Tick-borne disease paper retracted for data reuse

mvecoverMedical and Veterinary Entomology has retracted a 2010 paper by a group of German researchers who populated the article with data from previously published studies.

The article, titled “Established and emerging pathogens in Ixodes ricinus ticks collected from birds on a conservation island in the Baltic Sea,” looked at the potential role of migrating birds in the spread of tick-borne infections such as Lyme disease and babesiosis. Here’s the abstract:

Tick-borne pathogens such as Lyme borreliosis spirochaetes, Anaplasma phagocytophilum, Rickettsia spp. and Babesia spp. cause a great variety of diseases in animals and humans. Although their importance with respect to emerging human diseases is increasing, many issues about their ecology are still unclear. In spring 2007, 191 Ixodes ricinus (Acari: Ixodidae) ticks were collected from 99 birds of 11 species on a bird conservation island in the Baltic Sea in order to test them for Borrelia spp., A. phagocytophilum, Rickettsia spp. and Babesia spp. infections. Identification of the pathogens was performed by polymerase chain reaction (PCR), restriction fragment length polymorphism and sequence analysis. The majority of birds with ticks testing positive were European robins and thrushes. Borrelia DNA was detected in 14.1%, A. phagocytophilum in 2.6%, rickettsiae in 7.3% and Babesia spp. in 4.7% of the ticks. Co-infections with different pathogens occurred in six ticks (3.1%). The fact that 11 ticks (five larvae, six nymphs) were infected with Borrelia afzelii suggests that birds may, contrary to current opinion, serve as reservoir hosts for this species. Among rickettsial infections, we identified Rickettsia monacensis and Rickettsia helvetica. As we detected five Rickettsia spp. positive larvae and two birds carried more than one infected tick, transmission of those pathogens from birds to ticks appears possible. Further characterization of Babesia infections revealed Babesia divergens and Babesia microti. The occurrence of Babesia spp. in a total of five larvae suggests that birds may be able to infect ticks, at least with Ba. microti, a species considered not to be transmitted transovarially in ticks.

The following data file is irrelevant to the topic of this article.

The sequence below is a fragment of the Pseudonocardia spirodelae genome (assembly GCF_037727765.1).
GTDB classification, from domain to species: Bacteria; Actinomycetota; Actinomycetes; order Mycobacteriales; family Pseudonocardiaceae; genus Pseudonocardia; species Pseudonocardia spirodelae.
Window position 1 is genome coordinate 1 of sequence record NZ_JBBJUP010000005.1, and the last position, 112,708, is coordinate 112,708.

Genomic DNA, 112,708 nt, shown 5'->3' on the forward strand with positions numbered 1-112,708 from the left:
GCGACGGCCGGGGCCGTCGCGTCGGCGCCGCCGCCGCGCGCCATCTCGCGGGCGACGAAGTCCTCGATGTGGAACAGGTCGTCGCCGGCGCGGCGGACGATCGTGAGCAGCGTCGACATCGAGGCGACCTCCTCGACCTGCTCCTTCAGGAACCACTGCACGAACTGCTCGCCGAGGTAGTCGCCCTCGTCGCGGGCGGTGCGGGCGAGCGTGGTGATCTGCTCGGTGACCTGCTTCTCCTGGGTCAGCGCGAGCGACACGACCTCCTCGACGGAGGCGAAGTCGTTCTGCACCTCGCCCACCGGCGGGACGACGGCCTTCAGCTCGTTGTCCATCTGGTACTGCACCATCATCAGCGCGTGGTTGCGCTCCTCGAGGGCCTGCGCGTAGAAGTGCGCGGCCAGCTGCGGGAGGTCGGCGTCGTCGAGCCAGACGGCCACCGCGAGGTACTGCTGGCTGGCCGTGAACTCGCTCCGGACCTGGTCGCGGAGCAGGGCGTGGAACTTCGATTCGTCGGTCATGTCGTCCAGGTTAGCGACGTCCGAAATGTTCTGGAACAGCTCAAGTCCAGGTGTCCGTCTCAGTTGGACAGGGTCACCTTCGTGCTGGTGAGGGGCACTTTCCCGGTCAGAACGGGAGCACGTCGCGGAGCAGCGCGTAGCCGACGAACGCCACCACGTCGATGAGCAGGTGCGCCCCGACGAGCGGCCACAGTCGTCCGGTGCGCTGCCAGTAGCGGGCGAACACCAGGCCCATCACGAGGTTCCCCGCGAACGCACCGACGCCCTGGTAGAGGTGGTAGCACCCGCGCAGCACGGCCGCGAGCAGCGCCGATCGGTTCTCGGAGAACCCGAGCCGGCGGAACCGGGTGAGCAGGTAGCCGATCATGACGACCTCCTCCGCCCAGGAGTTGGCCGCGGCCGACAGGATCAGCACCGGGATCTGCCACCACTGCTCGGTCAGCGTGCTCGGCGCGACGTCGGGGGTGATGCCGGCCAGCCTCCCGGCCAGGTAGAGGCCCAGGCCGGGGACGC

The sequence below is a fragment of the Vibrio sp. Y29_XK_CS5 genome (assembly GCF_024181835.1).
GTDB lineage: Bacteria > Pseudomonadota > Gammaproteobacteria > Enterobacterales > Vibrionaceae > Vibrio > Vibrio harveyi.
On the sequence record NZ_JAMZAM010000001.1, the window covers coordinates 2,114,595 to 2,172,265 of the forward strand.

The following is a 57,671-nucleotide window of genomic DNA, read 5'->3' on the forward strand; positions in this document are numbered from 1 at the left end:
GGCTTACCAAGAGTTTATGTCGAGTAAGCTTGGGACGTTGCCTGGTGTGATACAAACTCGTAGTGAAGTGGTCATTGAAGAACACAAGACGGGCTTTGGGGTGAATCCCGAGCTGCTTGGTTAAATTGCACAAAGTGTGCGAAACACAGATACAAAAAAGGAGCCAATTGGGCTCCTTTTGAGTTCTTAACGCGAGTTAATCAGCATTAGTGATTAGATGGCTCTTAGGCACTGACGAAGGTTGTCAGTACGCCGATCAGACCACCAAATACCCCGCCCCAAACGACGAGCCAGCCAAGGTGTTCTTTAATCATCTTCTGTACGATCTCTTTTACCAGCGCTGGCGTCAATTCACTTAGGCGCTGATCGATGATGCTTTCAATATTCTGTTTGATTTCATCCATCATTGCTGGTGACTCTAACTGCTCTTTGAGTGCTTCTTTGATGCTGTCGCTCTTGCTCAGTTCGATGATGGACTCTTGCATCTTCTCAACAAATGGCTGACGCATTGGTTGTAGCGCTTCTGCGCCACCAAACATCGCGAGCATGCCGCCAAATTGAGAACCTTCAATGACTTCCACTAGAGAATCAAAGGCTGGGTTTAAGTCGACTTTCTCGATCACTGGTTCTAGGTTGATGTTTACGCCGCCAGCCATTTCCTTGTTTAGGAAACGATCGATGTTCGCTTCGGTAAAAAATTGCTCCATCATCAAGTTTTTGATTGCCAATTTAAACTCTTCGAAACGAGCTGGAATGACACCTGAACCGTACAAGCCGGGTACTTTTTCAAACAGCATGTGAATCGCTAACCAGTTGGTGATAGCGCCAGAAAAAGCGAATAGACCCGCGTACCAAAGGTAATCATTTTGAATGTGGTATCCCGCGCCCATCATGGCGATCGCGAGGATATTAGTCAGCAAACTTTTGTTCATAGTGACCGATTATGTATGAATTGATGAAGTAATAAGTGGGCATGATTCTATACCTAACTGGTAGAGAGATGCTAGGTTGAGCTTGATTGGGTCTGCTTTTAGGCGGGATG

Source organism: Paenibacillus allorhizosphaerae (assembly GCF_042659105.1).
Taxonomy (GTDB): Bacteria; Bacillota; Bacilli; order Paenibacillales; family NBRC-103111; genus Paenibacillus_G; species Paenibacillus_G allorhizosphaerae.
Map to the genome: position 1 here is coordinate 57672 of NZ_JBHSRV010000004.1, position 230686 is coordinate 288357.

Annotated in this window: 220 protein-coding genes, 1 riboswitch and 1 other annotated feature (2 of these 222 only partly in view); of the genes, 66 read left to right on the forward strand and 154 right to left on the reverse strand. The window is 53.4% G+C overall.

But, as the retraction notice explains, the findings weren’t exactly novel:

The following article from Medical and Veterinary Entomology, ‘Established and emerging pathogens in Ixodes ricinus ticks collected from birds on a conservation island in the Baltic Sea’ by J. Franke, F. Meier, A. Moledenhauer, E. Straube, W. Dorne and A. Hildebrandt, published online on 26 September 2010 in Wiley Online Library (wileyonlinelibrary.com), has been retracted by agreement between the journal Editors, Doug D. Colwell, Mary Cameron, Domenico Otranto and Hilary Ranson and Blackwell Publishing Ltd. and with the knowledge of the authors. The retraction has been agreed due to overlap between this article and the following articles published in the journal Ticks and Tick-borne Diseases:

‘The potential role of migratory birds in transmission cycles of Babesia spp., Anaplasma phagocytophilum, and Rickettsia spp.’ by Anke Hildebrandt, Jan Franke, Frank Meier, Svea Sachse, Wolfram Dorn and Eberhard Straube. Ticks and Tick-Bourne Diseases, Volume 1 Issue 2, 2010, pages 105–107 DOI: 10.1016/j.ttbdis.2009.12.003


Are birds reservoir hosts for Borrelia afzelii? By Jan Franke, Anja Moldenhauer, A., Anke Hildebrandt, Wolfram Dorn, Ticks and Tick-Borne Diseases, Volume 1 Issue 2, 109–112 DOI: 10.1016/j.ttbdis.2010.03.001


The now-retracted paper has been cited twice, according to Thomson Scientific’s Web of Knowledge.

Douglas Colwell, editor of MVE, told us:

The article in MVE that was retracted contained the same data as the two articles published in Ticks and Tick-borne Diseases.  Checking the timelines revealed that submission to MVE was after the submissions to TTBDis.   The retraction wording was specified by the publisher.

How similar were the papers? Well, here’s the abstract from the second one in TTBD:

It is known that birds are competent reservoir hosts of particular Borrelia species like B. garinii and B. valaisiana but not for B. afzelii, a rodent-associated genospecies. Since they can carry infected ticks over long distances, they are also important covectors for Lyme borreliosis spirochaetes. To assess the role of different bird species in transmission and dispersal of Borrelia OspA types, we examined 191 Ixodes ricinus ticks from 99 birds, captured on a German conservation island in the Baltic Sea in spring 2007. Surprisingly, more than one third of the 27 positive samples were identified as B. afzelii. The cause for this unusually high prevalence remains unknown, indicating the need of further studies on bird-feeding ticks that should include a higher sample size.